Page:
As another weeks passes, the Senate Energy and Natural Resources Committee continues to defer hearings on SB 238 to reduce wind turbine setbacks. At the same time, in areas targeted for wind development multiple discussions are taking place with citizens and their elected representatives. It is vital that we all “sing out of the same songbook”. We must ensure our conversations with legislators and local officials are directed at ensuring any compromise language offered in the legislature reflects the following:
All setbacks must be measured from the property line without exception. It is never acceptable to measure from a habitable structure. (Current law requires property line measurement.)
Recognizing that industrial wind turbines are continuing to grow taller with longer blades, all setbacks must be measured in terms of multiples of tower height plus blade length. This ensures that as turbines become taller, setbacks will be lengthened.
The Ohio Power Siting Board must be required to define “project area.”
Waivers to legislated minimum setbacks may be waived only if 100% of adjoining non-participating property owners agree.
Current property line setback distances should be maintained as minimums.
Any reduction in existing property line setbacks must be subject to the affirmative vote of electors in the impacted township.
The grant of tax abatement through a Payment in Lieu of Taxation (PILOT) does not constitute local control. Wind developers are free to pursue development irrespective of a grant of PILOT.
Turbine manufacturers as well as independent researchers have published recommended setbacks for purposes of ensuring public safety. With respect to ice throw, GE recommends a safe distance of approximately 350 m [1,148 feet] away from the wind turbine during icing conditions. In the event of fire, a distance of 1,640 feet is recommended. Nordex also recommends a separation of 1,640’ from the turbine to a receptor to avoid noise disturbance. Setback determinations should give consideration to these and other current research.
Require all wind farm developers to publish notice in newspapers of general circulation at least 30 days prior to seeking leases or other interest in land for the purpose of constructing or operating a wind farm. The notice shall include a graphical illustration of the area where leases will be sought.
We encourage all communities to be in touch with their elected officials and use these talking points. They may be expanded or modified as appropriate for local use but they should be generally followed in order to present a uniform and consistent message from NW Ohio. It is our belief that language outlining some kind of ‘compromise’ on setbacks will be drafted by the Legislative Service Commission. It would then be discussed in the Republican Caucus and this is where our voice must be heard. Senator Dolan, who is the sponsor of SB 238, recently conveyed to a wind warrior that “My position all along has been the potential burdens of the bill are borne by the locals and the benefits of the bill are enjoyed statewide. Therefore, I want to pass a bill the modifies the burdens without jeopardizing the benefits.” Senator Dolan makes such statements without ever addressing the problems associated with measuring setbacks from habitable structures and he continuously ignores manufacturer minimum distance specifications for safety.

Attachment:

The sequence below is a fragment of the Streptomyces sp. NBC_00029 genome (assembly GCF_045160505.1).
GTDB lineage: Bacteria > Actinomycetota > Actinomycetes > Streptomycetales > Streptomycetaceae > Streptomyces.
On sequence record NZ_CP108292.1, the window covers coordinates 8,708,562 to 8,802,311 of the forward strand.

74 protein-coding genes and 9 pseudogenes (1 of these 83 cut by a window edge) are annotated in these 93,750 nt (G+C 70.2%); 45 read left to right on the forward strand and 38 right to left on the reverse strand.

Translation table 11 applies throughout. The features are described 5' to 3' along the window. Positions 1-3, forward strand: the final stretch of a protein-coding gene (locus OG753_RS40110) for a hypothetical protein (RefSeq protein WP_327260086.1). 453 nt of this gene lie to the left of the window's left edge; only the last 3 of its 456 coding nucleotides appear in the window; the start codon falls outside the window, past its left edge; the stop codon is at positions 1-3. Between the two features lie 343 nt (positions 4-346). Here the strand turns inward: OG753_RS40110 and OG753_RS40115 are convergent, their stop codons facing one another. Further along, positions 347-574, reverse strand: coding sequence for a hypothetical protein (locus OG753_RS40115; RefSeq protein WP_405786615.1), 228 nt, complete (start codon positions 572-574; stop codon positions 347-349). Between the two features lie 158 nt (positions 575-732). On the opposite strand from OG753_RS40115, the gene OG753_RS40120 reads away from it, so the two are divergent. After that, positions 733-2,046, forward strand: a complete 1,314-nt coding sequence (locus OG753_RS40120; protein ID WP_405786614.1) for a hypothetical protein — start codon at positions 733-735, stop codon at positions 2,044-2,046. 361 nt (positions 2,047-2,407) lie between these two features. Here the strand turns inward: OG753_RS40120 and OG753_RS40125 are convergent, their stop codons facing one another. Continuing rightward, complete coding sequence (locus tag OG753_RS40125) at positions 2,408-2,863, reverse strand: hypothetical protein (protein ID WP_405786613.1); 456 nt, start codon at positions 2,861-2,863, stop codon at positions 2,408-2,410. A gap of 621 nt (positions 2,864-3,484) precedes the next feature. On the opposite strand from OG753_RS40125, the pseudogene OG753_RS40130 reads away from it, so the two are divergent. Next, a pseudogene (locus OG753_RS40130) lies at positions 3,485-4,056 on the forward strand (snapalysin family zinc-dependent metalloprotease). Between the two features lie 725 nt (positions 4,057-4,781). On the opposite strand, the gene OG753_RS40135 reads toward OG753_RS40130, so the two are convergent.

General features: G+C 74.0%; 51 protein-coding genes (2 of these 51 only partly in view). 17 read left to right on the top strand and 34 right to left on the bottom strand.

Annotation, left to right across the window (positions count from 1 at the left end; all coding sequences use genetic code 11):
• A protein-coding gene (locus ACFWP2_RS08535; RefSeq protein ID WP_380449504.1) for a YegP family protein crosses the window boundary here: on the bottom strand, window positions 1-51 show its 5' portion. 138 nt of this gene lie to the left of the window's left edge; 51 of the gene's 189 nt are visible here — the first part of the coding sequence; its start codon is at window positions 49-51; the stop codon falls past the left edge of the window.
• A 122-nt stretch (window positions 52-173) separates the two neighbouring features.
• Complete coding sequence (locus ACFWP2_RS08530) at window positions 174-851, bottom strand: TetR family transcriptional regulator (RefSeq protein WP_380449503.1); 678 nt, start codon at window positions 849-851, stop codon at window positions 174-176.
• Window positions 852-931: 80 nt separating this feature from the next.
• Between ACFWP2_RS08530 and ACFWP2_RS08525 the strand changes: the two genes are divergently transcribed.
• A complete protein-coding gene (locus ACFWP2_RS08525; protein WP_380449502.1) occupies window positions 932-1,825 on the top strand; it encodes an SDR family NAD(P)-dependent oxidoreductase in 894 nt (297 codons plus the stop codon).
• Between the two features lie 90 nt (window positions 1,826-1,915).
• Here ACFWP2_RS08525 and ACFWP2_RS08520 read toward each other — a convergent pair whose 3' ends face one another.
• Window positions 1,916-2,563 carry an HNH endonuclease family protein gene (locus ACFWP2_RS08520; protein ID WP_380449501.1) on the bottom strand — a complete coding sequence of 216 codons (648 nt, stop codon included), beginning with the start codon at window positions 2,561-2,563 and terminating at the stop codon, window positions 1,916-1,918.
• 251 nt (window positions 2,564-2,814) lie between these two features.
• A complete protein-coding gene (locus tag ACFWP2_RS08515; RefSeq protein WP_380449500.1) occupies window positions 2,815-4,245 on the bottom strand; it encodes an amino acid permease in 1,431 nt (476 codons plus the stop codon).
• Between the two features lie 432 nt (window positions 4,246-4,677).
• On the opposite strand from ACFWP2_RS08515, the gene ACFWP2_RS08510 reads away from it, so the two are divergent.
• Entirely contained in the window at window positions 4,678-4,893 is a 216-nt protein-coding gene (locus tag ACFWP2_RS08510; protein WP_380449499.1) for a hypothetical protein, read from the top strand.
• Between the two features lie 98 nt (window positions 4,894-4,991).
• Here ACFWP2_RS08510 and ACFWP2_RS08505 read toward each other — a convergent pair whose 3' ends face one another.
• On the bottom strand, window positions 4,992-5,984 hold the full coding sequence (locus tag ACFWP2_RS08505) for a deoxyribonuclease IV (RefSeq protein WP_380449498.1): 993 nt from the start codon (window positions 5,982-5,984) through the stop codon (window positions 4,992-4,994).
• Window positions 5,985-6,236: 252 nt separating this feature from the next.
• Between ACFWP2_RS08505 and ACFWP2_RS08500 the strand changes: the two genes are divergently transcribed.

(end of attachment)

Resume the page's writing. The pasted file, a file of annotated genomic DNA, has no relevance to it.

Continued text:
The brouhaha around Amazon’s search for a second headquarters location has state officials and the people of Franklin County dazzled. Of the nearly 250 cities vying to be a finalist, 20 were chosen and Columbus made the short list. A very interesting article is included below that speaks to the advantages of Columbus. “Amazon has one of only two of its Direct Connect sites for the eastern United States at the Cologix Inc. data center in far northern Columbus. The service allows a dedicated connection to the AWS cloud from client premises, as opposed to accessing it from the open internet.” In addition, the Cologix site sits at one of the major crossroads for trunk lines of broadband fiber optic cable. This is important as it gives Amazon a choice of fiber optic routes and “ensures connectivity remains if there’s an outage on one trunk line.” In other words, Columbus has a lot going for it. But what is the big drawback that puts Ohio and Columbus at risk of losing out? You guessed it….wind turbine setbacks and efforts to repeal renewable mandates! “ This is ridiculous because any Ohio company can source as much renewable energy as they want – today.
The Akron Beacon Journal came out with an editorial making the case that Ohioans want renewable energy and are willing to pay extra for it as a result of a “poll” published by the Conservative Energy Forum. The poll is quite misleading. Fortunately, the Washington [D.C.] Examiner blows CEF apart and reports “There is nothing ‘conservative’ about the Ohio Conservative Energy Forum, which appears to be little more than a front group for purveyors of wind and solar power, who will stop at nothing to keep their industry from having to stand on its own two feet. And that includes presenting themselves as conservative when, in fact, they are garden-variety hustlers looking for a handout.” That “handout” includes inadequate setbacks measured from homes not property lines.
Please stay in touch with your local State Rep. and State Senator. They need to hear from you regularly and letters to the Editor should regularly appear in your local paper. Thanks to all for your great efforts. They are making a difference!